Special Feature

Tax Tools: Special Report on Taxes 2015

In this special feature: Timely RRSP and RRIF withdrawals; fixing errors on tax returns; helping your clients choose tax-preparation software; and much, much more from the Mid-October 2015 issue of Investment Executive.

Many taxpayers miss the full range of medical expenses they can claim, expenses that can reduce their tax bill significantly. But the CRA often challenges such claims, so proper documentation is essential

By Stewart Lewis | Mid-October 2015

CLAIMING THE MEDICAL EXPENSES tax credit is a key element of tax planning that often is overlooked.

Some medical expenses, such as home renovations for disabled taxpayers, are relatively widely known, but such claims often face challenges by Canada Revenue Agency (CRA) auditors. You can help your clients reduce their tax bills by ensuring that the proper documentation is provided when making claims related to medical conditions.

Among claims often missed are special expenses for children who require assistance with a mental disability. This can include tutoring and private schools that specialize in helping struggling students. Your client's child must require the tutoring because of a mental or physical impairment, says Norma Sierra, tax manager, private clients, with Deloitte Touche Tohmatsu Ltd. in Toronto. A doctor must certify the tutoring is necessary to improve the child's condition.

One of Sierra's most interesting cases involved a client who sent his child to an institution to treat "Internet addiction." Although expenses involving substance abuse additions are commonly accepted, she says, this was a unique scenario. "No one in my firm had dealt with this," she says. The CRA did not challenge the claim.

Vision-care expenses not covered by your client's employee medical plan are claimable. This will be of special interest to clients considering laser eye surgery, which often is not covered by employer medical plans, but increasingly is a treatment of choice.

Other lesser known claimable medical expenses include baby monitors for a child at risk of sudden infant death syndrome (SIDS) - but only if there is a bona fide, medically documented risk of SIDS.

With the increasing recognition of gluten intolerance, it is now possible to claim costs involved in purchasing gluten-free food. But there are strict conditions, says Jamie Golombek, managing director of tax and estate planning with Canadian Imperial Bank of Commerce's wealth advisory services division in Toronto.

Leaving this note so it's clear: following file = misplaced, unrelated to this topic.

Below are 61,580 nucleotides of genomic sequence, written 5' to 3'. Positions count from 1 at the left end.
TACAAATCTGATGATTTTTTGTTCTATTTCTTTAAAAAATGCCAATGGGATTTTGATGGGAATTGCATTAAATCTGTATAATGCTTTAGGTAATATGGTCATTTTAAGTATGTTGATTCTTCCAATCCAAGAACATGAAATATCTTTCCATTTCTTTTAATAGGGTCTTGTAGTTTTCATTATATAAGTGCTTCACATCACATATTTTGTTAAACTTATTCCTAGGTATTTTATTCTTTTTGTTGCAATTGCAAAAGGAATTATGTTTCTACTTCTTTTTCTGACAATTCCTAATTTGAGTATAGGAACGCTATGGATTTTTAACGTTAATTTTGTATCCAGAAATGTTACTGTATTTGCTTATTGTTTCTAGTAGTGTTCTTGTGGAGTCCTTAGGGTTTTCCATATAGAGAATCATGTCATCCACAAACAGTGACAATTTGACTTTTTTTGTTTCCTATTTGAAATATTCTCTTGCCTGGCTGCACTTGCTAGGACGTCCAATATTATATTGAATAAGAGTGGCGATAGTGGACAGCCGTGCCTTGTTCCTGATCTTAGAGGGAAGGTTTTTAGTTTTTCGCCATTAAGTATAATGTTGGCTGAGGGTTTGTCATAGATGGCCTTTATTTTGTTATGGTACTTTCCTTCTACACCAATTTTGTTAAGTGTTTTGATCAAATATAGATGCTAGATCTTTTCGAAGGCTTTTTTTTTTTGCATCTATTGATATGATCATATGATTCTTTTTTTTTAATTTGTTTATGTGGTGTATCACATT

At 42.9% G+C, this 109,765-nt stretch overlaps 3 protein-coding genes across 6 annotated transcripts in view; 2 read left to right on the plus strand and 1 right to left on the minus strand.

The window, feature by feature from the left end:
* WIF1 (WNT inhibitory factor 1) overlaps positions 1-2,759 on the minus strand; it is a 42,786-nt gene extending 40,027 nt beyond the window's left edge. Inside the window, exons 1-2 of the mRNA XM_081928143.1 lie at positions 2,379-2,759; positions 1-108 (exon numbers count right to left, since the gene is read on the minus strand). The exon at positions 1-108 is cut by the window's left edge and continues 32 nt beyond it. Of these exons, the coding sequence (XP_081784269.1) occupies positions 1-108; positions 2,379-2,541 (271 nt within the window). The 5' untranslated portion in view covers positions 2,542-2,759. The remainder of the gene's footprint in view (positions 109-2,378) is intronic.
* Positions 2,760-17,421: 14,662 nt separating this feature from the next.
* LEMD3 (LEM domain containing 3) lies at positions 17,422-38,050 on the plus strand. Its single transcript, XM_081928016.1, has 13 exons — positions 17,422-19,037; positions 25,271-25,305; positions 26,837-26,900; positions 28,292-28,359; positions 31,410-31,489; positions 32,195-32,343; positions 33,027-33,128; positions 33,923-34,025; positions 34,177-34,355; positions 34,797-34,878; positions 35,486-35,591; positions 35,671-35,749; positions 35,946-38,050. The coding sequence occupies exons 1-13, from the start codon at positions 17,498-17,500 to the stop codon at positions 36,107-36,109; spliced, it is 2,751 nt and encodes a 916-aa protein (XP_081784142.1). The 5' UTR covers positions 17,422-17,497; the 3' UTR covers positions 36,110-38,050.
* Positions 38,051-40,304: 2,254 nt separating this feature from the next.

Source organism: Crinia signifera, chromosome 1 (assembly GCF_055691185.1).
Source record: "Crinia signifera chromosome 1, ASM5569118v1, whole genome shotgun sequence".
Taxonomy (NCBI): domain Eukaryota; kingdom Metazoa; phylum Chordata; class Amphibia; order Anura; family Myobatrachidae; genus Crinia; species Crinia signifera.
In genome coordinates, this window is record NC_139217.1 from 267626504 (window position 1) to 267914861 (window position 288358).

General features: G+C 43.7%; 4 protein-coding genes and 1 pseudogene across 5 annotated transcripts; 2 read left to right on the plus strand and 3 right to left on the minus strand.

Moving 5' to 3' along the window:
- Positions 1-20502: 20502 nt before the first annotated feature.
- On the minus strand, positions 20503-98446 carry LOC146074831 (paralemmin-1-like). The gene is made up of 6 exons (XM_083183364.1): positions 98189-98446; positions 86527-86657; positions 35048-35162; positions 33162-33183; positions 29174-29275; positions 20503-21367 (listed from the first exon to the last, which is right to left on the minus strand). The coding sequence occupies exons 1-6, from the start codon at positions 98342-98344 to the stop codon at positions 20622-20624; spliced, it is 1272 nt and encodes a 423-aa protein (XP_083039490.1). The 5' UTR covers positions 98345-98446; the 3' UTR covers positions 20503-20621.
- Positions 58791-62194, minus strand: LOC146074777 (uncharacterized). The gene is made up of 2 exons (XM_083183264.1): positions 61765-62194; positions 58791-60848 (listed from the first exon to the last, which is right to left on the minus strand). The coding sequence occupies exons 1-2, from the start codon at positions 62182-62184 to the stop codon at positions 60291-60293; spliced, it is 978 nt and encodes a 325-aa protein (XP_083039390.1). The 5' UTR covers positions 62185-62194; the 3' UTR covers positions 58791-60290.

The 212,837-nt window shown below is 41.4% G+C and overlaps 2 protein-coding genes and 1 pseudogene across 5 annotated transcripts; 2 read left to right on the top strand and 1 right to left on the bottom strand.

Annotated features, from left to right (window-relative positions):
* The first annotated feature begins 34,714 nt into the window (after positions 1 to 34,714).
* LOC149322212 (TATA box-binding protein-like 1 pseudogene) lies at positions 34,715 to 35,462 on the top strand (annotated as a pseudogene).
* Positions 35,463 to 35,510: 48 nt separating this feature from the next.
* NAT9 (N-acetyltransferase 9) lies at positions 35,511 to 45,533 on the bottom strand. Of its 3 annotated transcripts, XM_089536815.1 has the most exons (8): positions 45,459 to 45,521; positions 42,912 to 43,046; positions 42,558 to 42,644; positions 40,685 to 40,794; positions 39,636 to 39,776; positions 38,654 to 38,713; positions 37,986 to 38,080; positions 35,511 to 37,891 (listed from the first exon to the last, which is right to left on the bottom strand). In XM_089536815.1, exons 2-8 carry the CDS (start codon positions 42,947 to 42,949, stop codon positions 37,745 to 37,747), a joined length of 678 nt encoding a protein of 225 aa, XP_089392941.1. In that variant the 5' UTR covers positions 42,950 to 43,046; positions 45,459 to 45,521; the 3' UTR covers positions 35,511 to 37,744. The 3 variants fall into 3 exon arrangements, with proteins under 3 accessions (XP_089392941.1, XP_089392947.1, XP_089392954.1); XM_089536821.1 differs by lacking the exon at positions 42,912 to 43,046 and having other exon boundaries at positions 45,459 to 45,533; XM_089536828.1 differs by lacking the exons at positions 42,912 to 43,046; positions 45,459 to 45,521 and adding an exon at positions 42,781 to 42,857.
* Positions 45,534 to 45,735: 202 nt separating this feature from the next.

Your client must show medical proof of a celiac disease diagnosis, he says. Moreover, only the value of the difference in price of ordinary food and gluten-free food can be claimed. The food must also be specifically designated for celiac disorder. It cannot simply be labelled "gluten-free."

Does your client need to wear a wig due to a disease such as cancer or a disfigurement caused by an accident? The wig can be claimed as a medical expense if accompanied by a doctor's prescription.

Cosmetic surgery was once widely claimed, says Golombek, but the CRA now limits such claims to necessary procedures only. For example, he says, a claim could involve cosmetic surgery after your client has been in an accident or if the surgery is necessary to correct a deformity.

Orthodontic treatments should be claimed, says Golombek, as they are generally accepted by the CRA as long as a medical professional prescribes them.

Orthotics also can be claimed. This is good news for runners and people who have developed foot arch problems as they age.

Clients who need guide dogs because of vision or hearing impairments can claim expenses associated with purchasing and maintaining the animal, says Sierra.

It's hard to overstate the importance of proper records and documentation when claiming medical expenses. One of the most common examples is travel expenses associated with medical care.

Does your client live outside an urban centre in which a medical facility provides specialized care? If so, he or she should claim travel expenses incurred to obtain the care, such as mileage, meals and overnight stays, says Robin MacKnight, senior tax partner with Wilson Vukelich LLP in Markham, Ont.

However, CRA auditors will comb through travel claims closely. Thus, it helps to keep a journal of the trips with all the original receipts, he says.

Your client needs to get proper detailed support for the expenses from a qualified medical practitioner. You may have to help your client educate his or her medical practitioner about the type of documentation required to prevent CRA challenges or delays.

One type of expense that is often challenged by the CRA involves home renovations. Renovations made for elderly or disabled clients should be claimed, says Sierra. But the CRA has strict guidelines for such claims, she cautions.

For example, renovations should be medically prescribed as necessary to improve accessibility or improve mobility, if that is the issue. The modifications absolutely cannot be expected to increase the value of your client's dwelling.

Note that the medical tax credit is non-refundable. However, if your client's qualifying medical expenses are more than 3% of his or her annual net income, the amount of taxes payable can be reduced significantly.

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